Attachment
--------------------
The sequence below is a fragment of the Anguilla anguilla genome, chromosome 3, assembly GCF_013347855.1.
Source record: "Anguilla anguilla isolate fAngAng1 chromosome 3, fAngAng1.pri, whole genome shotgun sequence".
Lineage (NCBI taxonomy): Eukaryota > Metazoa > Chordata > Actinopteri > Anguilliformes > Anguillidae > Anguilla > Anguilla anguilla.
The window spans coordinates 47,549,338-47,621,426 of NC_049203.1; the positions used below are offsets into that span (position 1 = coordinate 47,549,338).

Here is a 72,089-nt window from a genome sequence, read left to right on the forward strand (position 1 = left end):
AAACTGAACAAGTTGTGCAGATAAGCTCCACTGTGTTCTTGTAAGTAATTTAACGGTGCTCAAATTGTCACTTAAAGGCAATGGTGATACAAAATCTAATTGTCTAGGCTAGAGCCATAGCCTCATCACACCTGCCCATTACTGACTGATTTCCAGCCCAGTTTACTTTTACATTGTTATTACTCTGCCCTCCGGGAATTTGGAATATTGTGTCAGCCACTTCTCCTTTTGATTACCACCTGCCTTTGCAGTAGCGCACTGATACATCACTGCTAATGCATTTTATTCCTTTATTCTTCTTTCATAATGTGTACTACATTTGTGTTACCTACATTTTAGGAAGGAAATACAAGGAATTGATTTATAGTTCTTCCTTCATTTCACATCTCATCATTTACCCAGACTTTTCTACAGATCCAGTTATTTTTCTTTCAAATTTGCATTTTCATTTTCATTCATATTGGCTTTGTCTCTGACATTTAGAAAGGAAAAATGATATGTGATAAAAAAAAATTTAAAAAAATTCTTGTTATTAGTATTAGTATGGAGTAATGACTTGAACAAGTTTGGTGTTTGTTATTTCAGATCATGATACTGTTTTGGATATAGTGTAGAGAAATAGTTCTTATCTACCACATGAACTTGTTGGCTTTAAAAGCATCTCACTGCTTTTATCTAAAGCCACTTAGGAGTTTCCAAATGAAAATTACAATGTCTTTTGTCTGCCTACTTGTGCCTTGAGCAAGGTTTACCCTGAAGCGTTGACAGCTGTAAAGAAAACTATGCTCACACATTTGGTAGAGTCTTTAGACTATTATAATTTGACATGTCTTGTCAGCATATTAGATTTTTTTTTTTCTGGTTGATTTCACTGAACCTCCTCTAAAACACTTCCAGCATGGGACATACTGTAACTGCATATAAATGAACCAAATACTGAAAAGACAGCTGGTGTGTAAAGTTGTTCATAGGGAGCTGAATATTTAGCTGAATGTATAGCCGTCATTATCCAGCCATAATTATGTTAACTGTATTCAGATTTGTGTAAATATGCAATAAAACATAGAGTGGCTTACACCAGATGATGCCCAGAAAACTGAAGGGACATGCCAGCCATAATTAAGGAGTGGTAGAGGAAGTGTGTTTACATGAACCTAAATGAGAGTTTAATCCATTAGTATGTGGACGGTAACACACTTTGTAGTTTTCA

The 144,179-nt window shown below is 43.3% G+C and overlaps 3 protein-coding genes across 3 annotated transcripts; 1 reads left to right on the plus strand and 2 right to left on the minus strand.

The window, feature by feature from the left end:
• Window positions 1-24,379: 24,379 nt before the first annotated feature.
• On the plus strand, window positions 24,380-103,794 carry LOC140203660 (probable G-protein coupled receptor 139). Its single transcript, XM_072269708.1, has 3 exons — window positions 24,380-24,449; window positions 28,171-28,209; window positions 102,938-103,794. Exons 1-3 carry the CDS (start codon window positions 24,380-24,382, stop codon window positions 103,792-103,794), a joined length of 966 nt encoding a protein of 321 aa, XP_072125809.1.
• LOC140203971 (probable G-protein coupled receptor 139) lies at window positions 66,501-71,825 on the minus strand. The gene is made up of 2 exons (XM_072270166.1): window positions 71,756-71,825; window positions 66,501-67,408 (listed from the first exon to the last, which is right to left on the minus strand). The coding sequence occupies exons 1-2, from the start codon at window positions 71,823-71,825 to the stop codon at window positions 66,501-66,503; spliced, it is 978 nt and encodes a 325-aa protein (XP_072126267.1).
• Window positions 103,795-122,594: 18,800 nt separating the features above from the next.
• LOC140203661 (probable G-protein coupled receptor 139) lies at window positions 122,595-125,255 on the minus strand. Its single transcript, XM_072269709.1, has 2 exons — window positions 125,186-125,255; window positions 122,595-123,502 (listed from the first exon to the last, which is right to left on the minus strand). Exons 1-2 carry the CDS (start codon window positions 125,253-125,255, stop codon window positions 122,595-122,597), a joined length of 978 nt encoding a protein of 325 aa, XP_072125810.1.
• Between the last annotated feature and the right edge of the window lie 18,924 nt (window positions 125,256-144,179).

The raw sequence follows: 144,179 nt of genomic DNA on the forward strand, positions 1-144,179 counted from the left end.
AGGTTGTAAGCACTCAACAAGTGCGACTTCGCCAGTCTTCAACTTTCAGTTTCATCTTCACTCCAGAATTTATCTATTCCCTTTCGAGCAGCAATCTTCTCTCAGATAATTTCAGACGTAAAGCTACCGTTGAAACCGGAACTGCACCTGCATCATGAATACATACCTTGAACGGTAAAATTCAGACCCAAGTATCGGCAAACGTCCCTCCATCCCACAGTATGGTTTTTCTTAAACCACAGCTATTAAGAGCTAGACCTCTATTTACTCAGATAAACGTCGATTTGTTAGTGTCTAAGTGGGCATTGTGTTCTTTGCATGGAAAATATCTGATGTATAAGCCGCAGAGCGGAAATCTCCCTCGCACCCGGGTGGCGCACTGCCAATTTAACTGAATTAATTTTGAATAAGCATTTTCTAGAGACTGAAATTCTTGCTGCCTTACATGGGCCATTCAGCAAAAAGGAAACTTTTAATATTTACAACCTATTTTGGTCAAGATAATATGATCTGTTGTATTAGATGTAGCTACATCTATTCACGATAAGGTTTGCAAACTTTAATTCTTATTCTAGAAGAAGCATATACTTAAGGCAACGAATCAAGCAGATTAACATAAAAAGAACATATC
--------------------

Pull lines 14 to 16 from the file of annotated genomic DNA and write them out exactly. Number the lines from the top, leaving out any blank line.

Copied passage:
• Between the last annotated feature and the right edge of the window lie 18,924 nt (window positions 125,256-144,179).

The raw sequence follows: 144,179 nt of genomic DNA on the forward strand, positions 1-144,179 counted from the left end.
AGGTTGTAAGCACTCAACAAGTGCGACTTCGCCAGTCTTCAACTTTCAGTTTCATCTTCACTCCAGAATTTATCTATTCCCTTTCGAGCAGCAATCTTCTCTCAGATAATTTCAGACGTAAAGCTACCGTTGAAACCGGAACTGCACCTGCATCATGAATACATACCTTGAACGGTAAAATTCAGACCCAAGTATCGGCAAACGTCCCTCCATCCCACAGTATGGTTTTTCTTAAACCACAGCTATTAAGAGCTAGACCTCTATTTACTCAGATAAACGTCGATTTGTTAGTGTCTAAGTGGGCATTGTGTTCTTTGCATGGAAAATATCTGATGTATAAGCCGCAGAGCGGAAATCTCCCTCGCACCCGGGTGGCGCACTGCCAATTTAACTGAATTAATTTTGAATAAGCATTTTCTAGAGACTGAAATTCTTGCTGCCTTACATGGGCCATTCAGCAAAAAGGAAACTTTTAATATTTACAACCTATTTTGGTCAAGATAATATGATCTGTTGTATTAGATGTAGCTACATCTATTCACGATAAGGTTTGCAAACTTTAATTCTTATTCTAGAAGAAGCATATACTTAAGGCAACGAATCAAGCAGATTAACATAAAAAGAACATATC